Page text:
What is best is a balanced parenting child-centered style that combines high expectations with a warm and nurturing parenting style. These parents can understand their children’s feelings and teach them how to regulate them. They help children problem-solve instead of just telling them what to do, which helps the child develop reasoning skills. 


This style of parenting encourages children to be independent, but still places limits and controls on their actions.  There is extensive communication between the parent and child which is contrary to the idea that children should be “seen but not heard.” The focus is on teaching, rather than punishing. There is consistency in parenting, which is very important.


Children in households with arbitrary rules or fluctuating expectations and inconsistently applied discipline are generally going to have a high rate of anxiety which can interfere with their ability to be successful adults. They never know where they stand in any given moment.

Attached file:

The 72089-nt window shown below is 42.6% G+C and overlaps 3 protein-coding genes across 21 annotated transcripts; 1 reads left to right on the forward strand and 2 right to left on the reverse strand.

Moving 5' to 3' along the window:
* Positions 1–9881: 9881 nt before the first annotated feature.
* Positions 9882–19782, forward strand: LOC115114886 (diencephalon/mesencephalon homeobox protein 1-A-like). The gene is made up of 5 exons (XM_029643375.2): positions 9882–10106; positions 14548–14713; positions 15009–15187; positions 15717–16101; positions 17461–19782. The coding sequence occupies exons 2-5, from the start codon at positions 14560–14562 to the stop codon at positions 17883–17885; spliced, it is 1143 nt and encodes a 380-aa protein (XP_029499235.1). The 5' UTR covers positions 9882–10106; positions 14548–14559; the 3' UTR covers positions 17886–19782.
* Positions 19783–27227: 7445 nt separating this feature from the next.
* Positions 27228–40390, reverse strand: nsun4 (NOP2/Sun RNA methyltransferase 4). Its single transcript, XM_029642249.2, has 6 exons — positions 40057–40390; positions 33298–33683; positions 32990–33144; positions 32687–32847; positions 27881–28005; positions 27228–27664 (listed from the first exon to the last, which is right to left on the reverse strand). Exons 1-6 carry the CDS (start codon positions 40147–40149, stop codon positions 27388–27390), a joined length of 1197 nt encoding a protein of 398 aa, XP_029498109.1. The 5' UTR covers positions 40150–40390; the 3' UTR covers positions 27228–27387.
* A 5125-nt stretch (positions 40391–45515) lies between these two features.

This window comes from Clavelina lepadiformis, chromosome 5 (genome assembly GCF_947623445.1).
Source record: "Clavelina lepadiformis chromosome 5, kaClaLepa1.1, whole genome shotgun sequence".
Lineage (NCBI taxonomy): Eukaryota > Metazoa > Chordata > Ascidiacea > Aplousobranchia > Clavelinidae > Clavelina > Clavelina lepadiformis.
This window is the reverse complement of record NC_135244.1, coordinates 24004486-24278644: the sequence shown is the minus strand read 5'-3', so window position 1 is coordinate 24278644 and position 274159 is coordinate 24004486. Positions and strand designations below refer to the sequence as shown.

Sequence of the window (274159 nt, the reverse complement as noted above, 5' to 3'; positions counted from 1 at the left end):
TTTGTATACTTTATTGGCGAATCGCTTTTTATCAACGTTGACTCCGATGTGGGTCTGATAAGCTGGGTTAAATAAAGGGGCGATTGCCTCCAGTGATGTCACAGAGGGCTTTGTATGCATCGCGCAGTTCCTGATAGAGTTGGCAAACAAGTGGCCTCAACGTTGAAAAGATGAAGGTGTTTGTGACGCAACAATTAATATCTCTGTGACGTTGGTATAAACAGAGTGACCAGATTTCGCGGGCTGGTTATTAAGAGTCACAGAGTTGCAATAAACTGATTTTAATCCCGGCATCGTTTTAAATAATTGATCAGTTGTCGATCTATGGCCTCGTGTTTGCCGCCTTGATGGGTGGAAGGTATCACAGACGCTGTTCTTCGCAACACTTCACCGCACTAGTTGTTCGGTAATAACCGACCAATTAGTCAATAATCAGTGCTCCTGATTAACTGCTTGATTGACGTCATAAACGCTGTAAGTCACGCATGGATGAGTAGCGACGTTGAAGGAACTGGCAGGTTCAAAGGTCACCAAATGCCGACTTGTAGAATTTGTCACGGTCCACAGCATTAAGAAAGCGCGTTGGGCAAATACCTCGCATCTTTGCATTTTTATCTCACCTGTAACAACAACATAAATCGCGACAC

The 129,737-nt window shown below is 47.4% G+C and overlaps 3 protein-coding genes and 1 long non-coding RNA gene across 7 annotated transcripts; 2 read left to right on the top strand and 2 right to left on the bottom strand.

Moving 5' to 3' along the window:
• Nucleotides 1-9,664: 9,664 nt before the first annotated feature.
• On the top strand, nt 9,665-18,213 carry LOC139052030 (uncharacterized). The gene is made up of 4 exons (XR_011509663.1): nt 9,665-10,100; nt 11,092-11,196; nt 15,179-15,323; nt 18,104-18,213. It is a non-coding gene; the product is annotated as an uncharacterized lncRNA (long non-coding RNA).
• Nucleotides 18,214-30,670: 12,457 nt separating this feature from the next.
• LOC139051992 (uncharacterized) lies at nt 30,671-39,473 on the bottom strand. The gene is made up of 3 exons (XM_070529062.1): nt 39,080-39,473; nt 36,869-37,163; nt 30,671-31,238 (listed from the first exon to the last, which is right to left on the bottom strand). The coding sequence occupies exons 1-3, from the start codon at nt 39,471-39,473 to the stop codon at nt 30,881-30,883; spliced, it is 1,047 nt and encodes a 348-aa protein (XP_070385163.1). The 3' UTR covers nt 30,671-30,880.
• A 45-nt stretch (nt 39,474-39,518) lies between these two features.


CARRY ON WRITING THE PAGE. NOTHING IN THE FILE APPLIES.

Strict or punitive parenting is less than ideal and not what we are aiming for, but is associated with better outcomes than permissive parenting. Overly strict parenting has a tendency to create rebellion, or children who become manipulative and dishonest to avoid punishment, as opposed to developing internal controls and motivation to “do good”.


Strict parents expect much of their child, but don’t usually explain their reasoning for boundaries, are less responsive to their children’s needs, and are more likely to spank a child rather than discuss the problem.  There is little or no time devoted to developing a positive bond with the child through child-centered interactions, which needs to exist in order to have the best outcomes. 


In the next article of this series, I will discuss the history and evolution of beliefs about parenting  in the United States, and related ramifications. If you have specific questions or opinions about parenting you would like to see addressed in this series, feel free to e-mail me at Don’t forget the period (.) between the first and last name.